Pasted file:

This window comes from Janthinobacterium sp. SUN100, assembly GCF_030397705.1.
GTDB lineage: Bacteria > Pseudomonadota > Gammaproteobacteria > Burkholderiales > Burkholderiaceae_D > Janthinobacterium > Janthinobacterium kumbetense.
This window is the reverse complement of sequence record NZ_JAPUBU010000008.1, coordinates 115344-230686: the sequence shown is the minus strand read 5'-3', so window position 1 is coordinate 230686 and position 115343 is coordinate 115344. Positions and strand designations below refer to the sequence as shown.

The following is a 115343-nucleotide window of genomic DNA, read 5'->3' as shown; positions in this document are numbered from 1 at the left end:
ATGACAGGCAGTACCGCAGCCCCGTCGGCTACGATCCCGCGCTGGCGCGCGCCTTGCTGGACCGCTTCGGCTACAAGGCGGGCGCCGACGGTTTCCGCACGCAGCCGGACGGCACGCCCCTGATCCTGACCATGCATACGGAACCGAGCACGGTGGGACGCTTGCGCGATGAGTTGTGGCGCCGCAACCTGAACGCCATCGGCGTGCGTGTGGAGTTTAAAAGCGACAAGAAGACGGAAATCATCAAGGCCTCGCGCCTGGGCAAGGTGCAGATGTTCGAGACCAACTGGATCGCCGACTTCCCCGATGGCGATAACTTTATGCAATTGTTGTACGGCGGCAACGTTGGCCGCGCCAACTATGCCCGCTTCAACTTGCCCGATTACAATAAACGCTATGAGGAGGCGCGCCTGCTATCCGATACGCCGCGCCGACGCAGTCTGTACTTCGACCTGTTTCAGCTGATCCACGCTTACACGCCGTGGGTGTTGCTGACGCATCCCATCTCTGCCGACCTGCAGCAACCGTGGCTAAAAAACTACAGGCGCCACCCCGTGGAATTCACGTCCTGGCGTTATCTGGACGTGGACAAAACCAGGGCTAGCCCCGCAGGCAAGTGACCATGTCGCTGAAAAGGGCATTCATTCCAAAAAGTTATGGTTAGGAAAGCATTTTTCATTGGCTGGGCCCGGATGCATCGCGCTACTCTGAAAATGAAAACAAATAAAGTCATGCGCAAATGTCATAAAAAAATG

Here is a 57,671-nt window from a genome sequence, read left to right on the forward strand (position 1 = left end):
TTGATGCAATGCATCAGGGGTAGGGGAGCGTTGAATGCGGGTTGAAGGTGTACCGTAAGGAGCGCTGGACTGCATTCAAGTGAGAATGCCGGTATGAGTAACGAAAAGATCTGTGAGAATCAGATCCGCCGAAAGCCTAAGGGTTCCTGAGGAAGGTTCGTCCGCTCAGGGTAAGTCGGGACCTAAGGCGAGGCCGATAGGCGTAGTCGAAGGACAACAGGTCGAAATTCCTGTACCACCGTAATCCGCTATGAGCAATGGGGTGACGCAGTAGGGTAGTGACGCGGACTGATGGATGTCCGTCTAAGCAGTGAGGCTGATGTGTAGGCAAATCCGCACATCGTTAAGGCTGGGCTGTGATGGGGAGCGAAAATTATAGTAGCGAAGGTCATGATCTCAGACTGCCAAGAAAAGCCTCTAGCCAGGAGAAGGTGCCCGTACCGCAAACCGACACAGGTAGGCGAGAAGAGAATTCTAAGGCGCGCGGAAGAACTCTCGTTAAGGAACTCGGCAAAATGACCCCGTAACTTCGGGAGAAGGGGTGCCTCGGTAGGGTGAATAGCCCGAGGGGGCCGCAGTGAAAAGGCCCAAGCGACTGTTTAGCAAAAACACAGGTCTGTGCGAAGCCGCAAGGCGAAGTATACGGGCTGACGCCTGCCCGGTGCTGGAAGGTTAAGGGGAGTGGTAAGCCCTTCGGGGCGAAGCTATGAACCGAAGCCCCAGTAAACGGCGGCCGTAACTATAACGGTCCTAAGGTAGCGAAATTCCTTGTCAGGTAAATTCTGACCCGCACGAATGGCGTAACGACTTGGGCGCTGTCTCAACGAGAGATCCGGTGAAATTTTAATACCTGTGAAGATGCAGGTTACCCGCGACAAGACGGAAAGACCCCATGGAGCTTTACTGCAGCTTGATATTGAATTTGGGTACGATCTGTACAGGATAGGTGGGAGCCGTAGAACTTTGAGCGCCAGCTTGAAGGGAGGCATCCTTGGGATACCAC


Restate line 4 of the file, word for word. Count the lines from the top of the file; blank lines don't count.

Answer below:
The following is a 115343-nucleotide window of genomic DNA, read 5'->3' as shown; positions in this document are numbered from 1 at the left end: